Fridge Logic: The final mission in which you become a vanguard features several of the most prominent NPCs all there to congratulate you. Your intelligence provider, the guy who taught you all about the different types of damage and monsters, the Lieutenant who's been commanding the Knights all throughout the story... and also Bosco, the random NPC who was busy working on fixing a mecha-knight. You probably won't think much of it at first but if you take a moment to think about it, why is he there? (The answer, most likely, is because they wanted to show a mecha-knight applauding, but still...)
Goddamned Bats: Which enemies are considered this depends on who you ask. The more common targets of a player's hatred are Gun Puppies, Red Rovers, Wolvers, Gremlins, Tier 2 Retrodes, large groups of Devilites, and the Phantoms found in Graveyard floors.
A swarm of Greavers. They don't do particularly much damage, but they are able to home in on you when they wind up for an attack from almost an entire screen's worth of distance.
Red Rovers are a joke compared to Rocket Puppies, but Red Rovers were much worse than Rocket Puppies back when Fire was horribly broken and they used the bouncing flames they have at T3 in all tiers due to a bug.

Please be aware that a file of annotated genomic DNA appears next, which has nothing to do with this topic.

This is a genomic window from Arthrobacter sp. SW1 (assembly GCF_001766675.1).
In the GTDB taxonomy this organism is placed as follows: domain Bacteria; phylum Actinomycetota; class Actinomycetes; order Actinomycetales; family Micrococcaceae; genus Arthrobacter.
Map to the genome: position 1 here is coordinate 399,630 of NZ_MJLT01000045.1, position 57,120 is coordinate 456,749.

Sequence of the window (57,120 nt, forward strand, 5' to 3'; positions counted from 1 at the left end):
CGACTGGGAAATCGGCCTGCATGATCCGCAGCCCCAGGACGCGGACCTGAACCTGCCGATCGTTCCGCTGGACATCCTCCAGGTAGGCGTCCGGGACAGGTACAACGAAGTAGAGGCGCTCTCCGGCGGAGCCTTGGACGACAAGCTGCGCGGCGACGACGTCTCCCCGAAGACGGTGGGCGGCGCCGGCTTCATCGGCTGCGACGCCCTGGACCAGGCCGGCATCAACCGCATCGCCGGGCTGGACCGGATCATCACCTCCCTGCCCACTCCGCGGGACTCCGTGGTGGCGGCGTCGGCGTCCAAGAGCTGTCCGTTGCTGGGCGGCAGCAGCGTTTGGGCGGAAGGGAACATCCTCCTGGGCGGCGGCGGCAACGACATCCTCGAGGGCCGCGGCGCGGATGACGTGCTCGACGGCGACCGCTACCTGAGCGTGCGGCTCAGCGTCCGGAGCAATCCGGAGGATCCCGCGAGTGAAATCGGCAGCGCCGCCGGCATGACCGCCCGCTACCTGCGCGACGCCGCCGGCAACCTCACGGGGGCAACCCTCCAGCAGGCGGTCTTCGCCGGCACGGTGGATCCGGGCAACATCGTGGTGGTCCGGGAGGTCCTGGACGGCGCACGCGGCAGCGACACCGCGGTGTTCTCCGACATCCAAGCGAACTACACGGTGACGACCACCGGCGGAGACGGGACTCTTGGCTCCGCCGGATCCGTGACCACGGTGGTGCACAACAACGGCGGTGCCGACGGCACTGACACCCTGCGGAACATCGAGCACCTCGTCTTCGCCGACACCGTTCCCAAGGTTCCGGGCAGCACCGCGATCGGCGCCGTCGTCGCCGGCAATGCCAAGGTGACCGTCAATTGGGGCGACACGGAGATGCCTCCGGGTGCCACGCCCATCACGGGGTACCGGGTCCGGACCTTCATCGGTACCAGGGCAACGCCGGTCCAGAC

Jellies get really annoying in groups. It isn't helped by the fact that they seem to resist flinching the deeper you go, causing mastery of shield canceling to be almost mandatory.
In some of the Danger Missions, Bombies. They explode when you come near them, they have moderately high health (enough that killing them before they reach you is unlikely), they explode when dealt lethal damage anyway, and they can revive when near Grim Totems or Deadnaughts.
Mortafires and Ghostmane Stalkers in Operation Crimson Hammer, the former because they constantly move around and can only be defeated without the use of fire pots by attacking them from behind, and the latter because they usually travel in groups, have high melee and ranged capability, can take a lot of damage, and can cloak to make a quick escape while also placing a deathmark to increase damage you take.
Ask any Tier 2 Recon in Lockdown about Pulsar line of handguns... There's much debate whatever it is balanced or not.
Goddamned Boss: Royal Jelly is pretty easy to take out (especially after they nerfed him), but he can easily turn into an energycostly nightmare.